The permaculture design team and I have been visiting school gardens over the past several months (click here for photos), talked with some of these schools’ garden coordinators, and spent time in conversation with Seattle Tilth. (Thanks to everyone for your time!)
One consistent message we’re hearing is that it’s important for us to be clear as a school about our vision for the garden and how it will be used, before we invest time and resources into improvements. School gardens have a tendency to come and go (sometimes to seed), as families, teachers and administrations turn over, so being clear about our intentions and the long-term sustainability of the garden is important.
We’ll keep talking about sustainability on many levels, but for now:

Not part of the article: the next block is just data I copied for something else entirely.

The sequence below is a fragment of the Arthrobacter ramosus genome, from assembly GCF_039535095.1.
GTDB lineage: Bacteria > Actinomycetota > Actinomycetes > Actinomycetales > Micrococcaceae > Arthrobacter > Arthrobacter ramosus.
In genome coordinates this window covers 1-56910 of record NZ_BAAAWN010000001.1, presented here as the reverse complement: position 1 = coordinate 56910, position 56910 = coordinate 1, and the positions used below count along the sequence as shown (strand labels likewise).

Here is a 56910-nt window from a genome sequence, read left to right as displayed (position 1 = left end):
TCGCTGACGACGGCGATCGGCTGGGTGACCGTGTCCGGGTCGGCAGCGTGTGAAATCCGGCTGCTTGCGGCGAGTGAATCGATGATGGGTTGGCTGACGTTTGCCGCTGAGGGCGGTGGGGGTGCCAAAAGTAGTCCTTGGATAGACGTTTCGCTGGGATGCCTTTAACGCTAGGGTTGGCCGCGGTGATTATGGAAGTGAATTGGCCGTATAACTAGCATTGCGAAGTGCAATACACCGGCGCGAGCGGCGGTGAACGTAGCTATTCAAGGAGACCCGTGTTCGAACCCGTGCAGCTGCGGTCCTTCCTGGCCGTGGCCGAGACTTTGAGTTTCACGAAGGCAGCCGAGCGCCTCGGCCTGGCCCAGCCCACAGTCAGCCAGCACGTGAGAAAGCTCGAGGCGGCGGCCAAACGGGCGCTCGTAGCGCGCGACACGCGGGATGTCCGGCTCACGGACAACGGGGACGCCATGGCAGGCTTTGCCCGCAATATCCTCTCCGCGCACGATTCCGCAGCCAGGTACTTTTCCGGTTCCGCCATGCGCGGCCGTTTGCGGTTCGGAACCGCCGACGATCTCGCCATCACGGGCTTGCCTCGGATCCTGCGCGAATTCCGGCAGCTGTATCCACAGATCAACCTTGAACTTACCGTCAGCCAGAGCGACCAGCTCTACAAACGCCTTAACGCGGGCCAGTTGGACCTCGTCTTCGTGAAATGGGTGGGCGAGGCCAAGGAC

How do we as a community want to use our school garden?
A school garden can be a place to grow annual veggies; or a place to learn about and enjoy perennial flowers, herbs, berries, fruits, and native plants. It can be a place for students to actively dig, plant and harvest; or a place to sit and write poetry about leaves and bugs. A garden can be directly integrated with curricula during the school day, be used more generally as an outdoor classroom, be tended by an after-school gardening club, or serve as a space for community gatherings. Or it can be a little bit of all these things. What are our priorities?
However we want to use the garden, Seattle Tilth recommends thinking about any school garden as 80% perennials and no more than 20% annual vegetable gardening, to reduce long-term maintenance. This seems in line with a permaculture focus on perennials and designing for “greater yield with less work over time.” And who can argue with that, really?